Embattled Senate Majority Leader Trent Lott (R-Miss.) announced this morning that he is stepping down from his leadership post, just a day after Sen. Bill Frist (R-Tenn.) launched a campaign to oust him.
Lott said he would serve the four years left in his term, thus helping to insure that the Republican Party maintains its narrow control of the Senate.
"In the interest of pursuing the best possible agenda for the future of our country, I will not seek to remain as majority leader of the United States Senate for the 108th Congress, effective Jan. 6, 2003," Lott said in a written statement. "To all those who offered me their friendship, support and prayers, I will be eternally grateful. I will continue to serve the people of Mississippi in the United States Senate."
Lott, 61, had come under fire for comments he made Dec. 5 in support of Strom Thurmond's pro-segregation presidential campaign in 1948 during Thurmond's birthday celebration. Since then, the comments have erupted into one of the most remarkable and unusual political storms in recent memory. Lott had battled to keep his leadership job but in the past week a growing number of GOP senators had concluded that if he stayed, he would severely damage the party.
Lott had been the Republican Senate leader since 1996.
President Bush called the senator shortly after he issued his resignation, according to White House spokesman Ari Fleischer, and had a warm 10-minute conversation. In a statement released by Fleischer, Bush said that he considers Lott a "valued friend and a man I respect. I am pleased he will continue to serve our nation."
Earlier this week, Lott had complained that officials in the White House were undermining his efforts to remain leader. His allies said he was hurt that the president and other officials had refused to publicly support him and complained that there were behind-the-scenes efforts from the administration to oust him. White House officials had denied they were playing any role in Lott's future.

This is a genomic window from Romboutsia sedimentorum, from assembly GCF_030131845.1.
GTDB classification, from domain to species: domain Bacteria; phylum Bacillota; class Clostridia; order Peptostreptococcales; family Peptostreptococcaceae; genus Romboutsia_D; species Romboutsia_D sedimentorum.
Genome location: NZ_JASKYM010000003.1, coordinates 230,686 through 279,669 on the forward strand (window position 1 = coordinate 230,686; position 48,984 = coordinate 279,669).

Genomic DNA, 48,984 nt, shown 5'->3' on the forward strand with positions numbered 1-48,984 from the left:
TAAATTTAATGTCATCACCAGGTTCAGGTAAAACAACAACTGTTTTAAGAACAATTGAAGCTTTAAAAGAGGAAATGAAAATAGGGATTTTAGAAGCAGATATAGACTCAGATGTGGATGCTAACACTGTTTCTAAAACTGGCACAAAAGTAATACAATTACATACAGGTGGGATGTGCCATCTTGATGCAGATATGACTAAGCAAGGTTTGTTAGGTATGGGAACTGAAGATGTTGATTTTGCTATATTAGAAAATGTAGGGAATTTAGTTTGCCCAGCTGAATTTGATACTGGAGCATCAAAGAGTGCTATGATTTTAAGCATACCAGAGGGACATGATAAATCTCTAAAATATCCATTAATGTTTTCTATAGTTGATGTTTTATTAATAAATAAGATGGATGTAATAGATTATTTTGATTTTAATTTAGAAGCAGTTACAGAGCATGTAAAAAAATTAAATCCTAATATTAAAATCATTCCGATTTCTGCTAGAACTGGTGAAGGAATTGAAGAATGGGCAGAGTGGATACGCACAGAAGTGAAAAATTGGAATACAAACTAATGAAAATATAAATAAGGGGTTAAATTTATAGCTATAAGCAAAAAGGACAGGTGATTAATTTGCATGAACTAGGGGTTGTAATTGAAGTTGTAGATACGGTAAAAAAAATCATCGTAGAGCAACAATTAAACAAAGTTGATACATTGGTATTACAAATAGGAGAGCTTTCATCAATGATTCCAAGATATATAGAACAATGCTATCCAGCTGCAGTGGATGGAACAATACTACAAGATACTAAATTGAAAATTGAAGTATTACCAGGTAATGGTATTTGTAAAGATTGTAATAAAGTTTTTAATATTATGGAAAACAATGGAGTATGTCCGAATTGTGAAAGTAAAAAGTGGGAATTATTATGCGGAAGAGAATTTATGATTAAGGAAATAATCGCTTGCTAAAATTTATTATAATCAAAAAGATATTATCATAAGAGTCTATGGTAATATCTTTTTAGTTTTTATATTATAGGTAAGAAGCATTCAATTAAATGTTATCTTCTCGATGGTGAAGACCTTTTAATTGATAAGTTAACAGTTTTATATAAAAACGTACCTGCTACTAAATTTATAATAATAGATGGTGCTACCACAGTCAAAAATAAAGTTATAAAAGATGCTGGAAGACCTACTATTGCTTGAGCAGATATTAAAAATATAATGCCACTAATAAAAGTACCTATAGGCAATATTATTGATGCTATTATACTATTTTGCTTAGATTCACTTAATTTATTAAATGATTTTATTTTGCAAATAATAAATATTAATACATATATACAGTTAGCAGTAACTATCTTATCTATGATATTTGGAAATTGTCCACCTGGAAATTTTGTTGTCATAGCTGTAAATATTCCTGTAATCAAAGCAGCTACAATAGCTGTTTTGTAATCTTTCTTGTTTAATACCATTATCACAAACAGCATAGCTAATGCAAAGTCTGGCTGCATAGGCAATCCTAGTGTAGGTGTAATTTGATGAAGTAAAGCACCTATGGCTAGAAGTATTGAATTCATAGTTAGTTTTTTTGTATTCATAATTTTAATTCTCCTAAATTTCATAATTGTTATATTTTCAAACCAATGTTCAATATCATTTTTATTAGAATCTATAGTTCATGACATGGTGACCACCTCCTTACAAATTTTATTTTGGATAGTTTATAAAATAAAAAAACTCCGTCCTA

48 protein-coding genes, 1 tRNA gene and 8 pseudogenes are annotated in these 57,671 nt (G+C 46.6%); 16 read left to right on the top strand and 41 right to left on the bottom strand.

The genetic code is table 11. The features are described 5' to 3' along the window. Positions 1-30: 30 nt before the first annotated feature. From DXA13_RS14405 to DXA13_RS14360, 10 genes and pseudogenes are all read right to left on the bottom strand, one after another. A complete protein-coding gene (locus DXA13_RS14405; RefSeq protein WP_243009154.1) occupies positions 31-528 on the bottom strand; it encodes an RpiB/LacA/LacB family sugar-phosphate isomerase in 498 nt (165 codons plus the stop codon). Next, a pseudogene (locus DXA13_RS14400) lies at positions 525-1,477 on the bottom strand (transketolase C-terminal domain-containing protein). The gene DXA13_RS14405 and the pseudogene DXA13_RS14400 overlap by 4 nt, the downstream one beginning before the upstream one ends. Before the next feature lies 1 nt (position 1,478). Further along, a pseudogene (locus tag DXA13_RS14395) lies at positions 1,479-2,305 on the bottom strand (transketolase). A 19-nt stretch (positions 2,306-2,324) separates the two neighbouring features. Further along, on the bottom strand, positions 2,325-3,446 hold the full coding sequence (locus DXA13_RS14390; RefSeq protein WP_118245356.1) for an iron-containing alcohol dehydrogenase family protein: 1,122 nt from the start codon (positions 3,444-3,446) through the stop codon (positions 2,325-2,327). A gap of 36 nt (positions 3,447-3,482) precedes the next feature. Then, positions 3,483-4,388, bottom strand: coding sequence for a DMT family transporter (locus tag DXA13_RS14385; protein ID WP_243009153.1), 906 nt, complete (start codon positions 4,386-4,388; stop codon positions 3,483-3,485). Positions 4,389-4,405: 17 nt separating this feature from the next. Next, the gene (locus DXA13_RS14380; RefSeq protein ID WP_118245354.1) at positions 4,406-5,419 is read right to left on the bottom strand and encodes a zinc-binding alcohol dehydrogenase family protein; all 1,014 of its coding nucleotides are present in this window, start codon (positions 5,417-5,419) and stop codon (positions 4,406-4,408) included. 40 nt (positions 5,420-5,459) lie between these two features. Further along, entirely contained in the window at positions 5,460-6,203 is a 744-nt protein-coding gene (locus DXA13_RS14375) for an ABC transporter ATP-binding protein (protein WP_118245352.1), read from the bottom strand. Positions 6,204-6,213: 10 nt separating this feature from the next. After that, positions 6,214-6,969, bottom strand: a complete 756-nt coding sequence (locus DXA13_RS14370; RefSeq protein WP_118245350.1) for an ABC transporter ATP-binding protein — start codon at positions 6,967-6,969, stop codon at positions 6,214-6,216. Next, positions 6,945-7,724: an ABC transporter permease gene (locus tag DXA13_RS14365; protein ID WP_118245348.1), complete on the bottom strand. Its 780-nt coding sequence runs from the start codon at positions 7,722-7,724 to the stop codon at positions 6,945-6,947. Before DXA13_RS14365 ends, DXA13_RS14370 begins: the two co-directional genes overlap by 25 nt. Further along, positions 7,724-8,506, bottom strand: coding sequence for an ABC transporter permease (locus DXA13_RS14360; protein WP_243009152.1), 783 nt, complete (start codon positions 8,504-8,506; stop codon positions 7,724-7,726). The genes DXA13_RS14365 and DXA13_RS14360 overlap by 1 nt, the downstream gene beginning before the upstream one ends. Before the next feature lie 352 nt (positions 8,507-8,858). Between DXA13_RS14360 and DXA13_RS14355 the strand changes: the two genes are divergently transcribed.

Frist, a 50-year-old heart surgeon and close ally of President Bush, yesterday called numerous GOP senators to ask for their support to become the next Senate majority leader if Lott were to leave.
He had no immediate comment today on Lott's decision, but senators from across the GOP spectrum announced their support for Frist. Among them were Sen. Mitch McConnell (Ky.), a close ally of Lott's, Sen. Don Nickles (Okla.), who holds the number two spot in the leadership and had been considering his own run for the post, Sen. Pete Domenici (N.M.), Sen. Kit Bond (Mo.) and both Virginia senators, John Warner and George Allen. The Republican senators will vote on a new leader Jan. 6.
"There's a fast-moving momentum building up for Bill Frist," Sen. John Warner (R-Va.) told reporters last night after meeting with Frist at the Republican Senate campaign headquarters near the Capitol. "I can assure you the [Frist] team is growing very quickly."
Known for a cool demeanor that masks his intense work habits, Frist can get by on four hours of sleep a night, a holdover from his days as a heart-lung transplant surgeon. The Senate's only doctor, he comforted tense officials at a meeting in the Capitol basement after an anthrax-laced letter panicked Capitol Hill. His Senate Web site became a clearinghouse for information about anthrax symptoms and treatment.
Several Republicans said Frist would be a huge help in selling an expected Bush admininstration health care initiative to Congress and the public. Some Senate aides said Frist would help the party portray a more moderate image if he succeeded Lott.
Aides said his goals include adding a prescription drug benefit for Medicare and making health care more affordable and available to low-income people. He promotes childhood vaccinations and wants to encourage the development of new vaccines. Much of Frist's agenda concerns prevention and treatment of AIDS, and he travels to Africa once or twice a year at his own expense to perform operations as a medical missionary.
Frist, who has three sons, earned an undergraduate degree from Princeton University in 1974, graduated with honors from Harvard Medical School in 1978 and joined the teaching faculty at Vanderbilt University Medical Center in his native Nashville. He was elected in 1994 by defeating Sen. Jim Sasser (D).
Staff writer Jim VandeHei contributed to this report.